It also means "The Butler" will open to roughly the same weekend take as DreamWorks' 2011 civil rights drama
Will "The Butler," which tracks the life of an African American man who worked for 34 years as a White House butler, have the same staying power as "The Help"?
These disciples will also be likely to spread the word, as opening night audiences surveyed by market research firm CinemaScore gave the movie an "A" grade. With no other high-profile movies geared toward adults opening in the late-August, early-September multiplex wasteland, "The Butler" should have grown-ups all to themselves until the leaves start to turn.
If the movie can replicate the commercial success of "The Help," it could become, like its predecessor, an awards-season player. "The Help" won four Oscar nominations, including picture and acting nods for
Reviews for "The Butler," like "The Help," have been mixed. "The Butler" has a 66 score at the movie-review aggregator site Metacritic. "The Help" earned a 62. But Oscar whisperer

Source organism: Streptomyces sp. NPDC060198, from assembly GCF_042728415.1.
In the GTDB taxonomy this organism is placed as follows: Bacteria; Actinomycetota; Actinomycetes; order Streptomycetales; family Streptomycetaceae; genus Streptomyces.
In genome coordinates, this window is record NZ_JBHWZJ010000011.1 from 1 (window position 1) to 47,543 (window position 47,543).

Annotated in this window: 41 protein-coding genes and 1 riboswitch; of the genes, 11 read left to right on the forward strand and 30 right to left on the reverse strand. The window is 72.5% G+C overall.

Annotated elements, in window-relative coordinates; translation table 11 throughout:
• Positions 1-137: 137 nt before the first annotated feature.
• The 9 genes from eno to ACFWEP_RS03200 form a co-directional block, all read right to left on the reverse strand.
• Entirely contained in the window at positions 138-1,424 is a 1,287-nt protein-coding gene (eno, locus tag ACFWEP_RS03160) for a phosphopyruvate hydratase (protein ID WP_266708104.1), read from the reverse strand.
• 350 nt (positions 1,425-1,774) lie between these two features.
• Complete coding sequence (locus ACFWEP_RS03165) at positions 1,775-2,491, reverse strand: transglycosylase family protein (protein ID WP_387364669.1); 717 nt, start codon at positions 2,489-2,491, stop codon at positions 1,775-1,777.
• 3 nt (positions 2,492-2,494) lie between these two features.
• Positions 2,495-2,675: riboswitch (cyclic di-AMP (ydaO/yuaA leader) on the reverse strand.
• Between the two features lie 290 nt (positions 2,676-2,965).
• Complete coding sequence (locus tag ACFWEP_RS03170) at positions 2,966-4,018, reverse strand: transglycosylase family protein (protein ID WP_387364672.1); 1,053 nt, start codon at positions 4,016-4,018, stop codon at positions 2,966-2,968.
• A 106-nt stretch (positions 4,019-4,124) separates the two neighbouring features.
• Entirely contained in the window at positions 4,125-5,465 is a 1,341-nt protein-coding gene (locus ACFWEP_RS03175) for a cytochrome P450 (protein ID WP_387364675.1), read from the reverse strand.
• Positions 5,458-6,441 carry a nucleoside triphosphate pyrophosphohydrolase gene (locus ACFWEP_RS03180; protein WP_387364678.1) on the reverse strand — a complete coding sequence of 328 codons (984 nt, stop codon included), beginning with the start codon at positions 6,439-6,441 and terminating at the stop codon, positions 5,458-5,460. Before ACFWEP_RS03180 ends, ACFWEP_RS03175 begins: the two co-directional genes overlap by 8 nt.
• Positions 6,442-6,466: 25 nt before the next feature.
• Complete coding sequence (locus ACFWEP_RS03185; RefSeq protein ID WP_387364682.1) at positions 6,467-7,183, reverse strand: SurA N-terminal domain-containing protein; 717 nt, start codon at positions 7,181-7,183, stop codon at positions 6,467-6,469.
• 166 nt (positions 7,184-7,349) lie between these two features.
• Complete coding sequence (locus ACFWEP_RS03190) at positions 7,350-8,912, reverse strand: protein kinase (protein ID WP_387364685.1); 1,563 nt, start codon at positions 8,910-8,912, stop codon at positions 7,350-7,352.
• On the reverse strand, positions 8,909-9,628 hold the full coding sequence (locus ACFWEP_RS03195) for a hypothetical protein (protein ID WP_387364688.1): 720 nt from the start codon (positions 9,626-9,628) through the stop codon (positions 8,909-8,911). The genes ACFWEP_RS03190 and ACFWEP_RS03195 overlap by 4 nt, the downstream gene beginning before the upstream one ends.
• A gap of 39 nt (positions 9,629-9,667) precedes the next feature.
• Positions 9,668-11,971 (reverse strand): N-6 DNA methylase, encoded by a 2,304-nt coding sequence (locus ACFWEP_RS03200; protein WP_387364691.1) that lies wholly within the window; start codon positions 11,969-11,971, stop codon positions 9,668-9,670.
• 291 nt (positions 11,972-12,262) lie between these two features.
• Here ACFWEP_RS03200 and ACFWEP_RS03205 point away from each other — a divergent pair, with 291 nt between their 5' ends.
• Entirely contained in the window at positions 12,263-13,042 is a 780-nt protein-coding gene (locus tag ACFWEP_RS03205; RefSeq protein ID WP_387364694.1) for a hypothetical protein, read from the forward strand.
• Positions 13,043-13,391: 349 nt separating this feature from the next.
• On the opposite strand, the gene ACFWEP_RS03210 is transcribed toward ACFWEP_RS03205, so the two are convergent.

"Brilliantly truthful ... dabs of raucous comedy and wild exuberance! The genius of the film lies in the sly and self-assured way it connects public affairs to private experience."
That the movie's private experience comes almost entirely from the perspective of African American characters separates "The Butler" from past Oscar-friendly dramas, including "The Help." When Daniels' movie screened last Sunday afternoon at the academy's Samuel Goldwyn Theater in Beverly Hills, it won loud ovations from a crowd that stayed for a post-screening Q&A with director Daniels, writer
The applause continued at Sunday screenings for the